UM-Flint Engineering Students Hone Skills and Design Vehicle
Throughout the year, an evolving crew of UM-Flint engineering students poured their talents and ingenuity into designing and building an off-road vehicle.
They took the vehicle to Rochester, New York in June and competed against university teams from across the globe in Baja SAE Rochester, an event which tested teams and their vehicles in a wide variety of ways, such as design, cost, acceleration, suspension, and sales presentation.
The competition is over, but the benefits of participating this year are long-lasting, said UM-Flint Assistant Professor of Mechanical Engineering Mihai Burzo.
"The students get a first-hand sense of the importance of several things that will make much more sense when they will work as an engineer, such as being part of and working as a team, developing and following a schedule, designing to a budget, manufacturing issues, and keeping track of paperwork," he said.
The UM-Flint students designed the vehicle. They cut, shaped, and welded steel and aluminum into automotive parts. They found wheels to buy on a limited budget. They developed the electrical system. They took the brakes from old mopeds in the university's machine shop and reconfigured them for the vehicle. They secured sponsorship funding.
About 40 students contributed throughout the semester, all of who are members of SAE International, and many who are involved in the campus chapter of the global engineering association, said Burzo.
The work they did was not for a specific class. Instead, they contributed time and talents into the project, many said, to learn real-life engineering skills.
"We were all raring to go. We wanted to do this," said UM-Flint junior Hassan Freeman. "Failure was not an option.
The group's project was a success.
Six students, along with faculty and staff, traveled to Rochester in June for the competition. They made several welding adjustments on the spot, and passed inspections needed to gain entry into the contest. According to SAE International, the competition featured 100 college teams, with more than 1,200 students from the United States, Canada, Venezuela, India, Brazil, and Mexico.
"We managed to make it through the technical inspection and participated in the dynamic events, and the race, which we were told most teams do not get to do. Therefore, I am beyond ecstatic for the team's efforts and results," said Burzo.
The benefits extend far beyond the competition, Burzo said. He expects to display the vehicle at several UM-Flint and community events to showcase the university's talents, recruit students for the engineering department and student clubs, and spur further interest in the next competition.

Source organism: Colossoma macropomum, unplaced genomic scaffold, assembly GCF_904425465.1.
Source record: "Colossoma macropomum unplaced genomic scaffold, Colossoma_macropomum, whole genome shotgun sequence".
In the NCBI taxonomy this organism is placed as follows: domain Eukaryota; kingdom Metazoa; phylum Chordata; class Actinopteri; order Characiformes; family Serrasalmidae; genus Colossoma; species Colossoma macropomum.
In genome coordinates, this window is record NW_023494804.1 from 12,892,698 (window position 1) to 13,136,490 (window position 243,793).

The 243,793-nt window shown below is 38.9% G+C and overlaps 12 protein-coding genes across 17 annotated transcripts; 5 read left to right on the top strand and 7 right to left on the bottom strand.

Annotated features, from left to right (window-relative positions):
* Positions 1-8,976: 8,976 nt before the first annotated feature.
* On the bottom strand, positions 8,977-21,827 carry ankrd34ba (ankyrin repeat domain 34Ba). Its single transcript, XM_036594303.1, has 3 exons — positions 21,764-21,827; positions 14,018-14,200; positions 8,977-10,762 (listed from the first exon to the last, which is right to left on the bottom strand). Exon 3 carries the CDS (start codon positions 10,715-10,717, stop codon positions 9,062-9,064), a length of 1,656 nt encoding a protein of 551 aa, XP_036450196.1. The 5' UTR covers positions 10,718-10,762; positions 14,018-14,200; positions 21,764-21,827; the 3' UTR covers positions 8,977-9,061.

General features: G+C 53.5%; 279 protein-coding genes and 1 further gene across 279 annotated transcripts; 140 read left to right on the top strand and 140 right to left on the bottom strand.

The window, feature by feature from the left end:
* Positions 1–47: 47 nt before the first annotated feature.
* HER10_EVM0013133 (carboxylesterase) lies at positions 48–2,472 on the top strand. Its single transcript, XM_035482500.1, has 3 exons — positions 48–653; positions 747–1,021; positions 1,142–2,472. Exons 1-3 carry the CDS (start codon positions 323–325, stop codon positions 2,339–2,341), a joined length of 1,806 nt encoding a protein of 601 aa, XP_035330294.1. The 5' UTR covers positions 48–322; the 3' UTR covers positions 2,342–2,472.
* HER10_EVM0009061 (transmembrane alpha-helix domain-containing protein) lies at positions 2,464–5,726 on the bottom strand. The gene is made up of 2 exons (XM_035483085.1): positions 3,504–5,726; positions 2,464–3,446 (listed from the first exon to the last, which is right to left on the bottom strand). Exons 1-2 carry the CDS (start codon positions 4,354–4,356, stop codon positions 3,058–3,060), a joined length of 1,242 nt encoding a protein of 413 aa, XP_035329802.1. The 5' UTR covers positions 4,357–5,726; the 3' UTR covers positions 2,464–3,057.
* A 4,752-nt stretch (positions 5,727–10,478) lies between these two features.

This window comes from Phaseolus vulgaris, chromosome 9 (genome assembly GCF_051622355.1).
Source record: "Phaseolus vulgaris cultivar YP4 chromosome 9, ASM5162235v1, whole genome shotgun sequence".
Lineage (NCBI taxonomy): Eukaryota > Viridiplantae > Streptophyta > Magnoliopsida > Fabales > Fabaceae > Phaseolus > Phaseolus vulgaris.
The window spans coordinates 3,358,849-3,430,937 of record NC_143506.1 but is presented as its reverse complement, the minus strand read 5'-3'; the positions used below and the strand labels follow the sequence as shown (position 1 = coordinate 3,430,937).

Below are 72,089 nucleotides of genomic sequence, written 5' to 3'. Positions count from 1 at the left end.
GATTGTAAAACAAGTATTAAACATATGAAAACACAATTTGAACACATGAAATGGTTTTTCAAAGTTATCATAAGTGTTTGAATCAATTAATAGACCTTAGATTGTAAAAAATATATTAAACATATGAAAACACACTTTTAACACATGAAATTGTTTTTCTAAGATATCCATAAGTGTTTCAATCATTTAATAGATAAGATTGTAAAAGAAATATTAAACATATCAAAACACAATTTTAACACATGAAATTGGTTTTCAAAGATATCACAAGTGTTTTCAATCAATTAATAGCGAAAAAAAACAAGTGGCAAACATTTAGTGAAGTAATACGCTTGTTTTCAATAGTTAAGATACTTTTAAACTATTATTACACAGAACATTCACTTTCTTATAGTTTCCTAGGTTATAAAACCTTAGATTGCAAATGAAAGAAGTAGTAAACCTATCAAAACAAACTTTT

The students have gained valuable skills, he said, which translate to gaining the attention of future employers.
"The students get to apply classroom concepts to real-world problems," Burzo said. "There are also the benefits of peer-led team learning, and the completion also helps nurture the entrepreneurial mindset through a business-focused vehicle design."
Students utilized the UM-Flint machine shop, and frequently welded at at the Hubbard Building.
Burzo hopes to recruit students from other fields next year, such as business students who can hone their skills at recruiting sponsors.
Kristen Rusinek started at UM-Flint last fall, said the competition was invaluable.
"We learned how to act on the fly," said Rusinek, who was part of the team that traveled to Rochester. "It is so real world. You are actually doing engineering."
Freeman drove the vehicle during several of the tests at the event, including riding it up and down hills, over logs and through the mud.
"It was awesome," he said. "When you drive this car, nothing exists except you and the track, and maybe the guy you are passing."
Beyond the thrill of the drive, Freeman said the development of the Baja team highlights the supportive atmosphere at UM-Flint.
UM-Flint mechanical engineering senior David Van Alstine, who worked on the said the project is another example of how faculty and the university help students succeed.
"The faculty here are excellent," Van Alstine said. "Dr. Burzo is wonderful to work with. He really puts forth effort to get students involved, not only in club activities but his research as well. A lot of the other professors do that too. They do that really well here, in getting students involved with faculty projects and research."
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